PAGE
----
Volunteer in Nepal
Only projects serving poor communities are selected for assistance. We steer clear of major tourist centres which are over-run with so-called ‘voluntourists’.
Geo-politics in Nepal
The recent earthquakes in Nepal have caused extensive damage throughout Nepal, not only in Kathmandu and Pokhara, the main cities, but in the countryside where whole villages have been destroyed. HELP is not a disaster relief agency, but this is a tragedy we couldn’t ignore since we send volunteers to schools in villages that have been badly affected. We recently raised £5,000 which is being spent on temporary shelters, food and utensils so that villagers made homeless can stay in their villages. For tourists things are returning to normal, and the advice from from governments’ advisory services is that most areas of Nepal are now safe to visit.
After nearly a decade of wrangling, The Nepalese parliament has finally voted for a new constitution. Although there is some unrest from communities that feel they may lose out, this historic agreement will, hopefully, lead to a reduction in strikes and protests on the streets in the long term.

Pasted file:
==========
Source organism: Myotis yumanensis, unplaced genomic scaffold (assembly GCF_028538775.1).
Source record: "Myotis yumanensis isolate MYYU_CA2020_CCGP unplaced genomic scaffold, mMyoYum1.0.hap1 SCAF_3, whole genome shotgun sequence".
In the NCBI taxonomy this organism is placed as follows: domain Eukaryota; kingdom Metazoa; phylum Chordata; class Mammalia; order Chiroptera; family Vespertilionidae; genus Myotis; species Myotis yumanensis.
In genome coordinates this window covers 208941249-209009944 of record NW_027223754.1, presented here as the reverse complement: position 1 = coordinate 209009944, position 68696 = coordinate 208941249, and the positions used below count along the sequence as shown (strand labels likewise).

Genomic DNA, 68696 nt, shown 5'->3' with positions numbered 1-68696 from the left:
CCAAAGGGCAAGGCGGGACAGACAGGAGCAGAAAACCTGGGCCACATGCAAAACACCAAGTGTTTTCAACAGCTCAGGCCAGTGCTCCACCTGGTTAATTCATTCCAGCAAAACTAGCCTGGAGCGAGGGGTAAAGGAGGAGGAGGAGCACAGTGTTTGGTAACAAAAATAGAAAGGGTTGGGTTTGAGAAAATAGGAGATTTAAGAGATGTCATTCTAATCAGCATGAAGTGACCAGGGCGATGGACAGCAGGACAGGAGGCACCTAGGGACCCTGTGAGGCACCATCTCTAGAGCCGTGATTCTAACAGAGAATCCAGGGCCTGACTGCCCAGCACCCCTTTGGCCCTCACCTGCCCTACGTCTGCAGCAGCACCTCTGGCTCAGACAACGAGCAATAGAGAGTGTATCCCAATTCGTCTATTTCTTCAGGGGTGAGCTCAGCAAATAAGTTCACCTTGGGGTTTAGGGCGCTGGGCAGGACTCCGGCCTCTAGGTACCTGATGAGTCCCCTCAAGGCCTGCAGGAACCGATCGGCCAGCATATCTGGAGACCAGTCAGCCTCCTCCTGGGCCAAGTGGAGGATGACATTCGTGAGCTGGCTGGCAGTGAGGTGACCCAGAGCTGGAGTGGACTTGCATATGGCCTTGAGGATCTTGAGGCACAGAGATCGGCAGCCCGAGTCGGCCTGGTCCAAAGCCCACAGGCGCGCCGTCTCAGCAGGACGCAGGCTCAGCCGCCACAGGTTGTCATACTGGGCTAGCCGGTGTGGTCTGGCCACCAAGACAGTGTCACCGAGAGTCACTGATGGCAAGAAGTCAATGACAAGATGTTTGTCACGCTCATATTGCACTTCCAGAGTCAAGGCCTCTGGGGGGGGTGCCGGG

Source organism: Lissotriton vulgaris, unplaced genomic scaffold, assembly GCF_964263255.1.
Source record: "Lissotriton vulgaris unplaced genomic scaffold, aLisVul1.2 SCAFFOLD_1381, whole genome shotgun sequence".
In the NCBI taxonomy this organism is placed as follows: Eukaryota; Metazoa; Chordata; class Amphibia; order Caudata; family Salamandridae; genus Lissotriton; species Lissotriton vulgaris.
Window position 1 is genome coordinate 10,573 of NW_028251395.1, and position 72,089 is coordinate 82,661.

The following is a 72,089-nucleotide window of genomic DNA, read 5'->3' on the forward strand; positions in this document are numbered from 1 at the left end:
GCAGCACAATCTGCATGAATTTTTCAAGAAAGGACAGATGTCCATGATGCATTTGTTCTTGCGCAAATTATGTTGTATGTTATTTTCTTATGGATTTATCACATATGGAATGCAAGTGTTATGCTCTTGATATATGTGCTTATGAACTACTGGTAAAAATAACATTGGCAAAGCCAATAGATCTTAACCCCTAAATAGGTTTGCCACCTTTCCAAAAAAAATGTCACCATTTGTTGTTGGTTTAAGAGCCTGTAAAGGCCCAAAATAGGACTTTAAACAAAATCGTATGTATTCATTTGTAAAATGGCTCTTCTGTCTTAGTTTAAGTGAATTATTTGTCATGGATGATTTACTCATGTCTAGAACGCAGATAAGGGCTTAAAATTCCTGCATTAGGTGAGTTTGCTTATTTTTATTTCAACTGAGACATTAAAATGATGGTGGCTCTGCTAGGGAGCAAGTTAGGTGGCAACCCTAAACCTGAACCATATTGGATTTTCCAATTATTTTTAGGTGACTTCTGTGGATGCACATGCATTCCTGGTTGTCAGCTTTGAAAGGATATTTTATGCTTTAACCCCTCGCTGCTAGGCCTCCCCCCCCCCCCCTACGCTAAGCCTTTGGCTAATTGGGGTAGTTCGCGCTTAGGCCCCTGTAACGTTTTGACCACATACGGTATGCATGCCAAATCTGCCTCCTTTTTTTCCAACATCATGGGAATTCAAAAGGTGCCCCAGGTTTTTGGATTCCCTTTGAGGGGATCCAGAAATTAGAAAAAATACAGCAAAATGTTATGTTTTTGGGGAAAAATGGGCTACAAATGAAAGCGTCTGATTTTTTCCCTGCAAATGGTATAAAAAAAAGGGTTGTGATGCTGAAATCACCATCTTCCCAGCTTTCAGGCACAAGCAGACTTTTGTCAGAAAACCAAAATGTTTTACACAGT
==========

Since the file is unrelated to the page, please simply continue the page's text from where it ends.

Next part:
(Updated 14th August 2015) Check geopolitical news for more background.
In addition to teaching, we are looking for doctors, dentists and nurses for a clinic in the western region of Nepal. Shorter assignments of at least three weeks can be considered for these non-teaching posts.
To volunteer in Nepal, click on a region that interests you under “Locations”.
The School Year
Because the school years in India and Nepal differ, it is possible to teach at a HELP sponsored school through the year.
In Nepal the school year normally starts at the end of April and finishes at the end of March. There are, typically, 10 days of summer holidays in June, and another 10 days of winter holiday in January (except in the Western Nepal schools). However, there are variations to this general pattern depending on the individual school.